Charlie Chaplin takes on ‘Modern Times’ on Max and Criterion Channel

Charles Chaplin, the filmmaker and actor, bid farewell to Charlie Chaplin, the iconic screen persona of the Little Tramp, with Modern Times (1936), a silent film for the sound era.

Made during the depths of the depression, the Tramp and his “Gamin” (a winning and very grown up Paulette Goddard) fight poverty, industrialization (in a hilarious assembly line burlesque), and even an omnipresent Big Brother in classic pantomime routines set to an inventive mix of sound effects and music. There are even a couple of words from the voices of authority, though never from the Tramp.



The surreal scene of Chaplin being wound through the gears of the factory machinery remains one of the most iconic images in film history: the little guy who manages not to get ground up in the machine. Chaplin accomplishes it all with comic grace and endearing sentimentality.

It was added to the National Film Registry in 1989 and it tied for the number 78 spot in the 2022 Sight & Sound Greatest Films of All Time poll.

For more on this classic, follow the link to an essay at the TCM site.

Black and white

Also on Blu-ray and DVD and on SVOD through Amazon Video, iTunes, GooglePlay, Vudu and/or other services. Availability may vary by service.
Modern Times (The Criterion Collection) [Blu-ray]
Modern Times (The Criterion Collection) [DVD]
Modern Times: Two-Disc Special Edition [DVD]

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The Criterion Blu-ray and DVD editions feature a new digital master, commentary by Chaplin biographer David Robinson, visual essays by Chaplin historians John Bengtson and Jeffrey Vance, the short documentary Chaplin Today: Modern Times (France, 2003), two deleted scenes, a 1967 Cuban documentary short, and additional interviews, featurettes, and film clips, plus a booklet with new essays.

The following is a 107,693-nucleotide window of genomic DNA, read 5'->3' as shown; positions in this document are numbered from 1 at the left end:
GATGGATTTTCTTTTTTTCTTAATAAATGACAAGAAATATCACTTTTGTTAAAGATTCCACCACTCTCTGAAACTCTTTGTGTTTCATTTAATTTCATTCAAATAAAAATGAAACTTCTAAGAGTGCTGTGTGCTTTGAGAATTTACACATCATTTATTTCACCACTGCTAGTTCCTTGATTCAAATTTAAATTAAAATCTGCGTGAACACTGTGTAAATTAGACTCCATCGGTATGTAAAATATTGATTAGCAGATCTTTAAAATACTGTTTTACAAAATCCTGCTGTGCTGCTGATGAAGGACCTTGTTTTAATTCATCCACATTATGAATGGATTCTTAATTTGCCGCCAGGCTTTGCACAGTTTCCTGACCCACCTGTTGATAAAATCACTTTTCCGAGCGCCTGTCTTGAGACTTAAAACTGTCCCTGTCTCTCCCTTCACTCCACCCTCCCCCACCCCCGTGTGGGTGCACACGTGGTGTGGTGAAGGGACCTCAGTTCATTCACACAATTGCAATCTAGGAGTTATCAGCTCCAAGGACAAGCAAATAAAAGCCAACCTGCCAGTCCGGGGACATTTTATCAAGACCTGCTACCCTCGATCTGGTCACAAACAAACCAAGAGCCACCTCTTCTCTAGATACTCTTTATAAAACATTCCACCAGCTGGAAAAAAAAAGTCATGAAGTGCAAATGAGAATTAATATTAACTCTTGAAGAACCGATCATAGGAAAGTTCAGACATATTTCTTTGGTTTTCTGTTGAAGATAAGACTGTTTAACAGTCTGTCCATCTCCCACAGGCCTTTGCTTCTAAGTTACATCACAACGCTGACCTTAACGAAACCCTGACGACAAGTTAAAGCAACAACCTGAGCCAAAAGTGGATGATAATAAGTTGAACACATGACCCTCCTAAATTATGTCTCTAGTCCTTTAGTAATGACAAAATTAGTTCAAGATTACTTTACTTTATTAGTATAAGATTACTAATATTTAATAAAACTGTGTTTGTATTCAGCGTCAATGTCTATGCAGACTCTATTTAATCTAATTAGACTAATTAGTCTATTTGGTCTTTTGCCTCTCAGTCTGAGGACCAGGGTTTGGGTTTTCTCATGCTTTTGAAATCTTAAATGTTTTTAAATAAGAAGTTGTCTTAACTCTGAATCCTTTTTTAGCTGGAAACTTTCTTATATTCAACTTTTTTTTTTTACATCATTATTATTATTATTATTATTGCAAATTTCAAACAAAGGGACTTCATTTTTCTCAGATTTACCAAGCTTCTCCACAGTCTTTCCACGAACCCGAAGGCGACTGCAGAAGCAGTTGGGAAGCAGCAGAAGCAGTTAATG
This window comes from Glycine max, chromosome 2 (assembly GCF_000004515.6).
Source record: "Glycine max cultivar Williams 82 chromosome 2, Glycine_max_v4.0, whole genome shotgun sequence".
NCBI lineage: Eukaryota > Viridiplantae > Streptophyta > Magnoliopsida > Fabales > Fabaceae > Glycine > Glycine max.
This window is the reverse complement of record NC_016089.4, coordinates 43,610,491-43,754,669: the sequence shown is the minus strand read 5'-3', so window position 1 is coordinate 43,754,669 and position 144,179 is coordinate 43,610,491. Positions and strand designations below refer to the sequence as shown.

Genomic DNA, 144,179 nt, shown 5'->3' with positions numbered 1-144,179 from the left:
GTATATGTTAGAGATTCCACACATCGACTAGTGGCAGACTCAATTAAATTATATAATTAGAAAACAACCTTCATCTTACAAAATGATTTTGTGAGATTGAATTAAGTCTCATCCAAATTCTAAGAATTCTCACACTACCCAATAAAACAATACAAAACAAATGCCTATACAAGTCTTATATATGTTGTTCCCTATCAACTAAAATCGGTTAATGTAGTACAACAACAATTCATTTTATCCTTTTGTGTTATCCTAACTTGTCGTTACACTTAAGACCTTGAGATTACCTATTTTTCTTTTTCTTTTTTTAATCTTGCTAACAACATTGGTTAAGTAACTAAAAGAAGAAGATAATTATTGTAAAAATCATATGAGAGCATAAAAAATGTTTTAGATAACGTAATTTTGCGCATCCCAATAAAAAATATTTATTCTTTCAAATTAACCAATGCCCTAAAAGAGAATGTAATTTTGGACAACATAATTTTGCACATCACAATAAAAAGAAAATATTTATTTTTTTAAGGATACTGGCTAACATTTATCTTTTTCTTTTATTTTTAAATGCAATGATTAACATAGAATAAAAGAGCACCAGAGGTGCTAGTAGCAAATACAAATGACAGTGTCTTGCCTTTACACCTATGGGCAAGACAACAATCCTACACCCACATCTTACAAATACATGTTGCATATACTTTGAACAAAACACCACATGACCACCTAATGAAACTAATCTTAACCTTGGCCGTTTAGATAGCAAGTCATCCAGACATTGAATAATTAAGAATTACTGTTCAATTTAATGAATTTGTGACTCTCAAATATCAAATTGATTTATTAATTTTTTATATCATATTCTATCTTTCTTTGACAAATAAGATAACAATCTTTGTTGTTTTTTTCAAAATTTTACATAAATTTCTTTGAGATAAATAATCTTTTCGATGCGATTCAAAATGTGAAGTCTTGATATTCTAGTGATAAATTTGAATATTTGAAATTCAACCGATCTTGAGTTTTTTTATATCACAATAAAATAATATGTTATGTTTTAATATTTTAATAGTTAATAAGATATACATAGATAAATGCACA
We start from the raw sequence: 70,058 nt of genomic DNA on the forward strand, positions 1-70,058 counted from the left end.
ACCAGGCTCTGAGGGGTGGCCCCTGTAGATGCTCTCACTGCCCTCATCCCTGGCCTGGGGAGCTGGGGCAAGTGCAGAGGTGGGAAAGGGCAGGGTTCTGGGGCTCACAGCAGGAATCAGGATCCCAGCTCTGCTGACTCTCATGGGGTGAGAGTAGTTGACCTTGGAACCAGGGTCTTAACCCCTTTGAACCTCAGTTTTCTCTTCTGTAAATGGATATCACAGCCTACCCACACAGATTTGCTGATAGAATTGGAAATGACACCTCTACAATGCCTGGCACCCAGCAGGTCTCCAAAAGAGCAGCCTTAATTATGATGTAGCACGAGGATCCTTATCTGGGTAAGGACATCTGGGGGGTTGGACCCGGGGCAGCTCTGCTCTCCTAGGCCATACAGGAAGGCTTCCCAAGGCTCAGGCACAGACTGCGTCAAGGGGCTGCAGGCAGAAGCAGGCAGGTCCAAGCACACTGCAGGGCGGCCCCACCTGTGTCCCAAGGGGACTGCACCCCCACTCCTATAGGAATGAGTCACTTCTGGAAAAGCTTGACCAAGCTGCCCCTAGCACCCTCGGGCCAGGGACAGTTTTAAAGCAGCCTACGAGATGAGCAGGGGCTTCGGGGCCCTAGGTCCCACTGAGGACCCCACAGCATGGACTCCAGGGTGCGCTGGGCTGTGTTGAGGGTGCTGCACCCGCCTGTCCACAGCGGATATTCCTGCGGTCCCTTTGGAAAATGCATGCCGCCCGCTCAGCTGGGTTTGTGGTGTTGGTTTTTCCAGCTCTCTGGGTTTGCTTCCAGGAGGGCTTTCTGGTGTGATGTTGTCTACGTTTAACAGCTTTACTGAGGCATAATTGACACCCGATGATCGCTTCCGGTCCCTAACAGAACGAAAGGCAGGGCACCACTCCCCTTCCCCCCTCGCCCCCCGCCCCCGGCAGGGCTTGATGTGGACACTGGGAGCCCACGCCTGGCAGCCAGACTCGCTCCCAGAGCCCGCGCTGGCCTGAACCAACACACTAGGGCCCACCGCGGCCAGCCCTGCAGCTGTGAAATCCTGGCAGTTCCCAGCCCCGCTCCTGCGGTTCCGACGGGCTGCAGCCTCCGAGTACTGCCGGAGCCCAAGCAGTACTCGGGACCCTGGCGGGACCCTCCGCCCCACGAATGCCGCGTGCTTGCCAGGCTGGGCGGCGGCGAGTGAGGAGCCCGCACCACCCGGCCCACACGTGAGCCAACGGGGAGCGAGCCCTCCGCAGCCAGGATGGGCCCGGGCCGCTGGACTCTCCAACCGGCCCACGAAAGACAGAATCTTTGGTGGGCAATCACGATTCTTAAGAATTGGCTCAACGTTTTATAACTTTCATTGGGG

The original DVD release from Warner Home Video features the documentary Chaplin Today: Modern Times, an introduction by Chaplin biographer David Robinson, deleted scenes (including the complete version of his nonsense song), three archival promotional and documentary shorts, Liberace’s version of the Chaplin composed theme song “Smile,” a gallery of 250 stills and sketches, and a poster gallery.

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Sean Axmaker is a Seattle film critic and writer. He writes the weekly newspaper column Stream On Demand and the companion website, and his work appears at RogerEbert.com, Turner Classic Movies online, The Film Noir Foundation, and Parallax View.

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